Before choosing to support your cause, donors will conduct research – to determine your authenticity and review others experiences of your charity. The more five-star reviews the better. After all, social proof is a powerful marketing tool. But what if you get a batch of bad Google Reviews?
- Mistakes will happen despite your best efforts
- Anyone can post negative feedback online
- People tend to post reviews when they:
- Receive first-class service
- Had a poor brand experience
In this short guide, we’ll explain why Google reviews are good for business and why deleting negative feedback is a bad idea.
How do you set up Google Reviews?
Step one is to set up a Google Business Profile listing using your account. Don’t worry, it won’t take long.
All you have to do is add…
- Your charity’s name
- Locations you cover
- Type of organisation
- Contact details
For security reasons, Google will verify your account via post. So, access won’t be granted immediately.
How do you get great Google Reviews?
We can’t guarantee all reviews will be great. However, once your profile is active, you’ll be able to send a review link to donors, volunteers, and other third-party organisations you work with.
This approach minimises the risk of bad Google reviews because you’re curating your audience – sending links only to those who are likely to respond positively.
- If you want more reviews why not share your Google Reviews link via email and social channels.
- Are you feeling brave? Then publish the link on your home page to attract even more feedback.
How do you delete a bad Google Review?
We hate to be the bearer of bad news, but you can’t delete a bad Google Review. Instead, click the three dots in the corner above the review. Next, click ‘flag as inappropriate.’
You’ll now need to fill out a form outlining why the review should be deleted. However, there’s no guarantee Google will comply with your request and even then, it could take 60 days.
Google will only delete a review if…
- If it constitutes harassment, hate speech, or private information
- Fake, misleading, or deceptive content
- Content violent or sexual in nature
- Dangerous or illegal content
- Advertising or total nonsense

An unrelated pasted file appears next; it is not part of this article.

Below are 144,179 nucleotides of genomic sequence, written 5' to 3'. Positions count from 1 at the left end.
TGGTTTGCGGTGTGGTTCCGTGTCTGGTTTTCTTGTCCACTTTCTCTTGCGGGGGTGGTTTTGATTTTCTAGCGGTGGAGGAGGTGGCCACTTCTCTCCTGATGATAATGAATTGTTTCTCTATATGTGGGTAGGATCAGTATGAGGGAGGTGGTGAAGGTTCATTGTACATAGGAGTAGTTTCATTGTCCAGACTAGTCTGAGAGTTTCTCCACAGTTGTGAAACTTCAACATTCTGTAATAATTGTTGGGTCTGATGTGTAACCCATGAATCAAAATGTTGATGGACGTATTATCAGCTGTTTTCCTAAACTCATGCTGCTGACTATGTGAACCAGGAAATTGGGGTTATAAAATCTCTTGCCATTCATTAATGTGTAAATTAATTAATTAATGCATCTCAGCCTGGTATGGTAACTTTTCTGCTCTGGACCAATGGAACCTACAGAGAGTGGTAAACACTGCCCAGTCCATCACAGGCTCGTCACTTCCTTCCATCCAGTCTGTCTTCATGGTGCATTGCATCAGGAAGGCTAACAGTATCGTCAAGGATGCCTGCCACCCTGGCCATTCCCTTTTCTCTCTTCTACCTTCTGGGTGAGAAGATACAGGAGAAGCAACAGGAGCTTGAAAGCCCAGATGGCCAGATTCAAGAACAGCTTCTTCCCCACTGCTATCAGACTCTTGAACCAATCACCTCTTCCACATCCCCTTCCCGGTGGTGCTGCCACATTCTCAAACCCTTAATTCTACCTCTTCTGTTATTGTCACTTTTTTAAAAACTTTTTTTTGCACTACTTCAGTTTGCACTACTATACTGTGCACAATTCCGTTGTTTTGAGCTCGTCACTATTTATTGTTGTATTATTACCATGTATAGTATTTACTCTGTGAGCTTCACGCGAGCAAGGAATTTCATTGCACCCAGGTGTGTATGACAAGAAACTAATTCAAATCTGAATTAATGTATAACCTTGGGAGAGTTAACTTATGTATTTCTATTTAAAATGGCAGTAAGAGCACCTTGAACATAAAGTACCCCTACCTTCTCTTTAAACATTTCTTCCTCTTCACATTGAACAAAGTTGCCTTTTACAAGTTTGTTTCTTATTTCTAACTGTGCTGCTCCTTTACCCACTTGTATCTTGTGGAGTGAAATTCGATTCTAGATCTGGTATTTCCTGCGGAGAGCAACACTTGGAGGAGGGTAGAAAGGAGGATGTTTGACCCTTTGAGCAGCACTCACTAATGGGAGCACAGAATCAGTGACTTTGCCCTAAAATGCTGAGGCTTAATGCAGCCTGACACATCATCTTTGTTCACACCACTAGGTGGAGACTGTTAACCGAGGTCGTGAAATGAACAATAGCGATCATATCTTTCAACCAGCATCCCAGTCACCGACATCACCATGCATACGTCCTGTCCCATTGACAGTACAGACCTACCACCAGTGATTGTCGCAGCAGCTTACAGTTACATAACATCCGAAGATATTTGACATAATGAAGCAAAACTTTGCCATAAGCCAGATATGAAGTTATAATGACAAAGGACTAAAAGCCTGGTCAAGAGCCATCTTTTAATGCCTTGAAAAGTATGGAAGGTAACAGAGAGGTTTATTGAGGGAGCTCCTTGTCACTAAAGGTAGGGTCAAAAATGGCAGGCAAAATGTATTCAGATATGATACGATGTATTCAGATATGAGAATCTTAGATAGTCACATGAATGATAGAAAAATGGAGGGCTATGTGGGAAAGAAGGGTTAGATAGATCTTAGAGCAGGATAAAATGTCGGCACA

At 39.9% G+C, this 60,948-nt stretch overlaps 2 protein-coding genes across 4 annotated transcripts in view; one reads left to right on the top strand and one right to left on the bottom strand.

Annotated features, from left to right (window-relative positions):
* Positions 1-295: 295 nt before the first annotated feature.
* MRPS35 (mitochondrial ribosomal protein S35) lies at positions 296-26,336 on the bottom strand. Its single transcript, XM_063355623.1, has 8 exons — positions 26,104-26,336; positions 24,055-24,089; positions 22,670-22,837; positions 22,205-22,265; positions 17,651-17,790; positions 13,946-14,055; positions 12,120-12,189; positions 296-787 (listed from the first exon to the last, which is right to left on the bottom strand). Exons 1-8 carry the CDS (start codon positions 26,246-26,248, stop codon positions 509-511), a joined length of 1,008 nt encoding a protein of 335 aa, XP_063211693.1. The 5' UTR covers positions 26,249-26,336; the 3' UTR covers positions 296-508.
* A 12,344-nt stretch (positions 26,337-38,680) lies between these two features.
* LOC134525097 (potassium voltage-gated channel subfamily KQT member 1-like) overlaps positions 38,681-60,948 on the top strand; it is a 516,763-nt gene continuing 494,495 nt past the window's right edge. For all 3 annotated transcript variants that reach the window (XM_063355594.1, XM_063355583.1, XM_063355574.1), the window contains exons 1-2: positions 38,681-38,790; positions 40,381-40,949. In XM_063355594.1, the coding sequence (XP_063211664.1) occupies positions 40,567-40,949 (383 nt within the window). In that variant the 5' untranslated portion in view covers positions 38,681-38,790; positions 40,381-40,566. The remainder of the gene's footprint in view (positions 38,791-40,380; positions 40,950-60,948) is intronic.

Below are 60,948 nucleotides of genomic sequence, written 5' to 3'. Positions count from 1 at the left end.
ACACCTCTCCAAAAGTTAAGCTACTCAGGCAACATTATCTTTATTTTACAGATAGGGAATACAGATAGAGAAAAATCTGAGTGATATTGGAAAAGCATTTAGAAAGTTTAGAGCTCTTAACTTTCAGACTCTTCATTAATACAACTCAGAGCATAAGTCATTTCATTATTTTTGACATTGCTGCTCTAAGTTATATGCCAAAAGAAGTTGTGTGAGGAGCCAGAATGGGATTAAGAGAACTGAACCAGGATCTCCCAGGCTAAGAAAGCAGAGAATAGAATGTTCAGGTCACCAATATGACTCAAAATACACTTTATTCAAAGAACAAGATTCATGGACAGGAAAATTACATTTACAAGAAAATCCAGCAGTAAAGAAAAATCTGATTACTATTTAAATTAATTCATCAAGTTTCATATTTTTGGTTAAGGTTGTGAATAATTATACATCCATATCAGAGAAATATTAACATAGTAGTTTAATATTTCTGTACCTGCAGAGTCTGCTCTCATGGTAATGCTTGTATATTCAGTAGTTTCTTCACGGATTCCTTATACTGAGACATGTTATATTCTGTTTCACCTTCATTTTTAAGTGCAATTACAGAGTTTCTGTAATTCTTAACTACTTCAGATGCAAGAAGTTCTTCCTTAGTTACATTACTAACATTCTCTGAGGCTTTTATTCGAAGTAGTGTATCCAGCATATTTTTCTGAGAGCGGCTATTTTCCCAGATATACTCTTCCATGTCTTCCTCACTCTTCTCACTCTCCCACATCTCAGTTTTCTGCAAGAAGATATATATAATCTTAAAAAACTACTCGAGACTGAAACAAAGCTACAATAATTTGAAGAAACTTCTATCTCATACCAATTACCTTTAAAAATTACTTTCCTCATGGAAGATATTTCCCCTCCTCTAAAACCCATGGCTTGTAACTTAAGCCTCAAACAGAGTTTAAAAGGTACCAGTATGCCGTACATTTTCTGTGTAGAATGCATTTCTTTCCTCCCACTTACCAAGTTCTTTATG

Bad (but genuine) Google reviews, therefore, won’t be removed. Which means you’ll need to respond appropriately.
How do I respond to a negative Google review?
Believe it or not, negative reviews build trust. Think about it. Would you buy from a car dealership boasting a five-star rating across 3,000 or so reviews? Probably not. Even big brands like Virgin Atlantic struggle to get numbers like that as their TrustPilot profile attests.
Here’s the thing. Your donors, volunteers, and investors won’t be expecting perfection. They understand things go wrong. All they ask is you resolve the issue quickly.
Responding to – rather than deleting – bad Google reviews is an opportunity to….
- Build trust – show you value your customers’ concerns and want to surpass their expectations
- Develop stronger relationships – although responding publicly your conversation’s still 1:1
- Learn from your mistakes – bad feedback presents an opportunity to learn and improve
- Retain customers – don’t let them slip through the net; regain their trust and rebuild the relationship
Whether you’re responding to bad Google reviews or negative feedback on Trustpilot, Reviews.io, or any other platform the same rules apply. Make replying to customer comments a habit so ingrained it becomes part of your charity’s DNA.
Meanwhile, use feedback platforms to report fake content and ensure its removed. While waiting for a review to be taken down reply publicly, stating that (a) you believe the content to be fake; and (b) have reported it.
Need a helping hand?
Not enough time in the day to run your charity and embrace the challenges of digital marketing? Then contact us for an informal chat over a coffee. Got a spare moment? Then check out the great work we’ve been doing for Heart UK and The Turing Trust.